Perfection is hard to achieve—almost impossible. Even if you can achieve perfection, it is fleeting and short-lived. Setting your goals high is a given. Just keep in mind that even the best plans and the best of intentions are not going to be perfect all of the time.
We all have high standards for ourselves. Hell, most of us have high standards for the people around us, as well. For years, I would focus on trying to have the perfect workout, the perfect diet, the perfect daily structure, etc. It ended up frying my brain and my motivation. The process was no longer enjoyable. Even professional athletes cannot maintain the perfect plan on a daily, weekly, or monthly basis. Before you say YOU can, let me explain what I mean by "perfect."
My definition of perfect is when a training session could not possibly have been any better, any more efficient, or productive. From a diet standpoint, the perfect diet is the most efficient diet plan that feeds your goals optimally. Again, the diet couldn't be any better. Perfection of training and diet is also about executing both, flawlessly.
When people say they can maintain perfection with their execution, they really mean they can maintain consistency. Consistency over time is what will get us to our goals. Perfection is just aiming a bit higher and being good with not always hitting the mark. It's the old adage that says, "shoot for the moon and if you miss, you will still be among the stars." That may sound like not setting the bar high enough, but there's a fine line between realistic and unrealistic goals.
I have told my clients for as long as I can remember that consistency over time will allow you to enjoy the process or the journey toward your goals. Perfection will drive you insane and make you feel like a failure on a regular basis. An endeavor needs to be enjoyed and appreciated, and if you only focus on perfection, you will not allow yourself to be happy with the process. Too many people are more concerned about crossing the finish line instead of enjoying the process.
In simple terms, it means that on those days where you aren't feeling 100%, you still should train even if you have to drop the intensity or get a brief workout in. If you aim for perfection, you might want to take the day off so that you can go 100% "tomorrow." There will be times when this might be the best option; an injury is a good example of this. However, people who focus more on perfection can sometimes get lost in the minutiae. I used to consider not training if I was only able to get 3 meals eaten instead of 4. I would also consider not training if I got 6 hours of sleep instead of 8. The consistency rule says you train, anyway, while the perfection rule says you wait until all variables are perfect. Guess who goes further in this game of bodybuilding (and life)? That's right—the person who chooses consistency.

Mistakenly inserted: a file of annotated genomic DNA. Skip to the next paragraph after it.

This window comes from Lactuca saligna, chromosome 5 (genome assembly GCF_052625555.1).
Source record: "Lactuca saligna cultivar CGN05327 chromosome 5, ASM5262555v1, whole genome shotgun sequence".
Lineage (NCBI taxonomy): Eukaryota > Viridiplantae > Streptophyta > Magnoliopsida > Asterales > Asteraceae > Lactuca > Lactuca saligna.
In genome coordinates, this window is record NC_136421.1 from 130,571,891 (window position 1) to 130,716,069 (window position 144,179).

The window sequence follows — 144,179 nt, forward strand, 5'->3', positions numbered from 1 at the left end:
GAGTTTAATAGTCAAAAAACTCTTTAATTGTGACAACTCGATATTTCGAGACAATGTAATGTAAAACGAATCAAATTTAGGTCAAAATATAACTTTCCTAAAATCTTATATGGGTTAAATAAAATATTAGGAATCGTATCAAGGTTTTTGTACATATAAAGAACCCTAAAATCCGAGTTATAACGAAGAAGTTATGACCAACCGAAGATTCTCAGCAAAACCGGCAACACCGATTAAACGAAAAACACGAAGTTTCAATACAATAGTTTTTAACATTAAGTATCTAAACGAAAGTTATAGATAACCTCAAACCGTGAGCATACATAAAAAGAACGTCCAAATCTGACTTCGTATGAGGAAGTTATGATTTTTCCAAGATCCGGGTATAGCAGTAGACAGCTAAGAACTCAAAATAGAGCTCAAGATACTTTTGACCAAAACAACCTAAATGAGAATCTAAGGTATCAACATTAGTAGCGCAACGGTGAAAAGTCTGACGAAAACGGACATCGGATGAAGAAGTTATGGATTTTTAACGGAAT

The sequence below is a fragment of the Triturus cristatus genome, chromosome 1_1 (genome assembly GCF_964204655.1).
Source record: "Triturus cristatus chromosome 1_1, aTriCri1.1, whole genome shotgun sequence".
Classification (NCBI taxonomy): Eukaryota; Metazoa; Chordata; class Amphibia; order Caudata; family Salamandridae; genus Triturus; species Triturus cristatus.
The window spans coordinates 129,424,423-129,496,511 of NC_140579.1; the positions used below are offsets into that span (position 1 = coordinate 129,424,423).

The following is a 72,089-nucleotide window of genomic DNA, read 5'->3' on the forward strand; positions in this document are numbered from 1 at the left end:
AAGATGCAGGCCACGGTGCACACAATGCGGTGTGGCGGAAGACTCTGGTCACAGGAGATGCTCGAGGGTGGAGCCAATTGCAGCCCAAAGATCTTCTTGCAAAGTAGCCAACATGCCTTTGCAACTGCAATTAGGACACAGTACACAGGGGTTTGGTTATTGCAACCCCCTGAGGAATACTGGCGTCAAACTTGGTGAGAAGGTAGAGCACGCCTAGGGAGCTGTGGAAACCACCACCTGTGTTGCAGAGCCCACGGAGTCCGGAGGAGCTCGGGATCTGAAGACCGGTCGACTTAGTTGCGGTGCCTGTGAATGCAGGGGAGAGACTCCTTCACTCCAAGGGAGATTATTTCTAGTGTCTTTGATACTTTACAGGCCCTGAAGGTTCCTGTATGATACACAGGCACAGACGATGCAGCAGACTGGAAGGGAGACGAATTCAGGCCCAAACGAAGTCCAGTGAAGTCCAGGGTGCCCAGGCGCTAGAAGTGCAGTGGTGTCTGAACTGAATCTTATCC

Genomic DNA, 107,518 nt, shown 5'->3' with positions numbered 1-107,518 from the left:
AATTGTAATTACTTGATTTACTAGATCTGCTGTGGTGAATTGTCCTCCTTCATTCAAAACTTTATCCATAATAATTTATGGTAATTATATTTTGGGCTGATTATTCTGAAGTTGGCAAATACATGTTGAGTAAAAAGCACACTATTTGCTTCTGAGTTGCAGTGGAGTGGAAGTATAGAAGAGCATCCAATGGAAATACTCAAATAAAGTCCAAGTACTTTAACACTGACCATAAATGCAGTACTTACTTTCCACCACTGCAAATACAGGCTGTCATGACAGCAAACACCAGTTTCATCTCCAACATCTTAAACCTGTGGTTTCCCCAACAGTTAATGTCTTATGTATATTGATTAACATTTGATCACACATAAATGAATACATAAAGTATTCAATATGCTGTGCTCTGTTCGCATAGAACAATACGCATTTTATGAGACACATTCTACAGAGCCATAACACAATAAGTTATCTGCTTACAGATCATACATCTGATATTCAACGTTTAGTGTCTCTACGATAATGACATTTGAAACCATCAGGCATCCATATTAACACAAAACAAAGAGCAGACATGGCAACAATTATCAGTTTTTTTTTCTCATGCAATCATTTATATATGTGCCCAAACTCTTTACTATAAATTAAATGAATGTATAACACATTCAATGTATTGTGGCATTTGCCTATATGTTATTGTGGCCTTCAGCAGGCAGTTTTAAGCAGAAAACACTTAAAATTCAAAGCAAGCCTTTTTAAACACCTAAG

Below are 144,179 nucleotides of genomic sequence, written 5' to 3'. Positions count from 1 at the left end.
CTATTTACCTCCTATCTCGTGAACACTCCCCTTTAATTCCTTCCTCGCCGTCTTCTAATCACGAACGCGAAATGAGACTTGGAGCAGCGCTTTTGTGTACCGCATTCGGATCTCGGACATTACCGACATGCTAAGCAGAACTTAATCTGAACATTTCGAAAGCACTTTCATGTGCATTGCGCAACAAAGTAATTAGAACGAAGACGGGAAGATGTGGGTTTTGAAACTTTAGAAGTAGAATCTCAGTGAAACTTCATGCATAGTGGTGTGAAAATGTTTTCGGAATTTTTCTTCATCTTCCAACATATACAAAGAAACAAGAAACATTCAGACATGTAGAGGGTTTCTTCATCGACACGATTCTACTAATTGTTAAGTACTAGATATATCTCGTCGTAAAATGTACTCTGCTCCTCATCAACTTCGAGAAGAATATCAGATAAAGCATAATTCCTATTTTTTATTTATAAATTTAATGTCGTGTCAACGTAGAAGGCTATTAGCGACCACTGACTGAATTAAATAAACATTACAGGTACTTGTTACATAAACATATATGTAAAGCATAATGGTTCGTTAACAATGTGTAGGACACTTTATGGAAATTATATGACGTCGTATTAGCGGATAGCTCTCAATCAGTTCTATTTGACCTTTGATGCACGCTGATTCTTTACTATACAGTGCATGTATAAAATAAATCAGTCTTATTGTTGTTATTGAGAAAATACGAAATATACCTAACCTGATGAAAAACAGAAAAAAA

If you end up focusing on perfection in relation to your physique, this is even harder to attain. And who defines physique perfection? Even the judges at any given show will not judge you on perfection; they judge you based on who you are standing next to. I could run down almost every pro bodybuilding physique at the Mr Olympia and find a flaw in every single competitor's physique. Are they striving for physical perfection? Of course. Are they ever going to achieve it? Almost certainly not. However, consistency over time got them to the pro level.
Not every set or every workout is going to be perfect. Your meals won't be timed perfectly on a day-to-day basis. We all live complex lives with obstacles that come up all of the time. If all you do is eat and breathe bodybulding, you might find yourself closer to perfection as far as execution. Still, it would make for a pretty boring existence. We take part in an endeavor that can consume us 24/7. To a certain degree, the more time we spend on this bodybuilding thing, the better we become.
This lifestyle, whether you compete or not, is not a race; it's a journey. Journeys should be enjoyable because at the end of the day, the amount of time we spend and devote to this hobby of ours is substantial. I can't imagine doing something for the last 38 years if it wasn't enjoyable—and yet, I have. The times I pursued perfection were the times that I abhored the process. I loved the structure of it, but the sacrifices were huge. It was when I found balance that I have been able to progress consistently and at the same time enjoy the journey.
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